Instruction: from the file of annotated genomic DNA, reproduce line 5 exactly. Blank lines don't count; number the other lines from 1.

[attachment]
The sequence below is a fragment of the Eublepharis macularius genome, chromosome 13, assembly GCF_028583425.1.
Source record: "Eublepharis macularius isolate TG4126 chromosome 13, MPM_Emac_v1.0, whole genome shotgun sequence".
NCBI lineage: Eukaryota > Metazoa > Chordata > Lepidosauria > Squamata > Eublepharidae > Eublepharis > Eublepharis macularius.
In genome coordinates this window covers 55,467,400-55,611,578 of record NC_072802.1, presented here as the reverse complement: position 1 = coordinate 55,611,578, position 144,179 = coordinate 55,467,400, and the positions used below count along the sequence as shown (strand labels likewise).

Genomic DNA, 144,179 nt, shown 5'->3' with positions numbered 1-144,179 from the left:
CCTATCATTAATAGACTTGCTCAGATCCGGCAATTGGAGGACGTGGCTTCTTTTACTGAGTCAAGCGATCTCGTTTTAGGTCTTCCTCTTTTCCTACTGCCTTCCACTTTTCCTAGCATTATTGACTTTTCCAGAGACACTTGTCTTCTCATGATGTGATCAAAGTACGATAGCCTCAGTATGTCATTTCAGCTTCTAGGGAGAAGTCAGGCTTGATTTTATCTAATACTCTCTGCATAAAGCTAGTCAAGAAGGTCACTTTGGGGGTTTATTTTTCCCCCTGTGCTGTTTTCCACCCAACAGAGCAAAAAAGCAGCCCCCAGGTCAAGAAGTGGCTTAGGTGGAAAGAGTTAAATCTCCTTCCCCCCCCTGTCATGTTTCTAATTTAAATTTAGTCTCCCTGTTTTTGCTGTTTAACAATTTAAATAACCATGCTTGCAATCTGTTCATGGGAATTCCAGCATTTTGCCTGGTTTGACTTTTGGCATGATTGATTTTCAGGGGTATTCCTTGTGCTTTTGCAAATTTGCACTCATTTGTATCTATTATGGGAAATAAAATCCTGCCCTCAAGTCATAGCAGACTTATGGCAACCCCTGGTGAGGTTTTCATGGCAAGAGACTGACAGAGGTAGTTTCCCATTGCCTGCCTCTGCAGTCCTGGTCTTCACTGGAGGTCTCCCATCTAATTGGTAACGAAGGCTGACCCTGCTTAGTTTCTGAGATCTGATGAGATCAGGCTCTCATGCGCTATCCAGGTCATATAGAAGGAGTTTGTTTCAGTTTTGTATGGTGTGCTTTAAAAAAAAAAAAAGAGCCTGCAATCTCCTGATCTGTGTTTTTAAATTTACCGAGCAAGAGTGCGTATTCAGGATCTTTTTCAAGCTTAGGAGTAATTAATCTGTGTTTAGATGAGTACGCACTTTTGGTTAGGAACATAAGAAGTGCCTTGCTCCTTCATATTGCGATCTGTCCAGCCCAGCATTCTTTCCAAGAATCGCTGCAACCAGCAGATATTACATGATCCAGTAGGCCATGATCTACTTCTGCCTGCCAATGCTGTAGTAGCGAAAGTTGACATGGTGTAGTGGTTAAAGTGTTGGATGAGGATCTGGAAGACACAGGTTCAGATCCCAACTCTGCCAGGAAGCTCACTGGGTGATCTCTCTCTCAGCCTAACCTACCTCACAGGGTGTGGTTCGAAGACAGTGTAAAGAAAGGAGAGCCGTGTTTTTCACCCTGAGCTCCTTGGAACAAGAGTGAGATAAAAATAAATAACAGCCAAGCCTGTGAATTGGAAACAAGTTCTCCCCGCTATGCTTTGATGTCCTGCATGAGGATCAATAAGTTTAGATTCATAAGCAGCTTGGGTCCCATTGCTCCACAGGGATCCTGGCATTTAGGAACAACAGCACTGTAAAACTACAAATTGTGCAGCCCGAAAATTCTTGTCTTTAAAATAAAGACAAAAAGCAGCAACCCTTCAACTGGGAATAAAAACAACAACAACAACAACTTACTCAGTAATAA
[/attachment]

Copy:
Genomic DNA, 144,179 nt, shown 5'->3' with positions numbered 1-144,179 from the left: